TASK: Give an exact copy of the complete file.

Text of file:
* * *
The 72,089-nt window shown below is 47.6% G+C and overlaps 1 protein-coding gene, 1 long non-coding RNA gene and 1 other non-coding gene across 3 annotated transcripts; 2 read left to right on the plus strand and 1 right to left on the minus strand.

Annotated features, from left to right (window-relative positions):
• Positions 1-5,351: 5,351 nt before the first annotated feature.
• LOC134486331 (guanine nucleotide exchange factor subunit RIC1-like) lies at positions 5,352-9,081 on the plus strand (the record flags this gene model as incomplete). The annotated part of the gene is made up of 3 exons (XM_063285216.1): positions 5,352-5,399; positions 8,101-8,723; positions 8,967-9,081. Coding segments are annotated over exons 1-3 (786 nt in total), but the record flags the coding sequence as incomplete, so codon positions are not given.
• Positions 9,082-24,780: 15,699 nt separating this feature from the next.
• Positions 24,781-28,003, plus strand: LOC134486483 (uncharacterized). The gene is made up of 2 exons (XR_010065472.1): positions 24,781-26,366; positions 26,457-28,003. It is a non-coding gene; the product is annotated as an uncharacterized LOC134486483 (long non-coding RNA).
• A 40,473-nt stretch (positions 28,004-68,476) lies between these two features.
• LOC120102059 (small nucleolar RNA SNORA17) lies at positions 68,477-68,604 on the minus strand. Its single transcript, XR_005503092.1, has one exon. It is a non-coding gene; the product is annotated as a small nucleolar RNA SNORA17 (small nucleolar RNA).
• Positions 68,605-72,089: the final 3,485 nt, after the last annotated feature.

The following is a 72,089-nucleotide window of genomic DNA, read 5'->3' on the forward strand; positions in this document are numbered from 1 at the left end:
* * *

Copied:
The 72,089-nt window shown below is 47.6% G+C and overlaps 1 protein-coding gene, 1 long non-coding RNA gene and 1 other non-coding gene across 3 annotated transcripts; 2 read left to right on the plus strand and 1 right to left on the minus strand.

Annotated features, from left to right (window-relative positions):
• Positions 1-5,351: 5,351 nt before the first annotated feature.
• LOC134486331 (guanine nucleotide exchange factor subunit RIC1-like) lies at positions 5,352-9,081 on the plus strand (the record flags this gene model as incomplete). The annotated part of the gene is made up of 3 exons (XM_063285216.1): positions 5,352-5,399; positions 8,101-8,723; positions 8,967-9,081. Coding segments are annotated over exons 1-3 (786 nt in total), but the record flags the coding sequence as incomplete, so codon positions are not given.
• Positions 9,082-24,780: 15,699 nt separating this feature from the next.
• Positions 24,781-28,003, plus strand: LOC134486483 (uncharacterized). The gene is made up of 2 exons (XR_010065472.1): positions 24,781-26,366; positions 26,457-28,003. It is a non-coding gene; the product is annotated as an uncharacterized LOC134486483 (long non-coding RNA).
• A 40,473-nt stretch (positions 28,004-68,476) lies between these two features.
• LOC120102059 (small nucleolar RNA SNORA17) lies at positions 68,477-68,604 on the minus strand. Its single transcript, XR_005503092.1, has one exon. It is a non-coding gene; the product is annotated as a small nucleolar RNA SNORA17 (small nucleolar RNA).
• Positions 68,605-72,089: the final 3,485 nt, after the last annotated feature.

The following is a 72,089-nucleotide window of genomic DNA, read 5'->3' on the forward strand; positions in this document are numbered from 1 at the left end: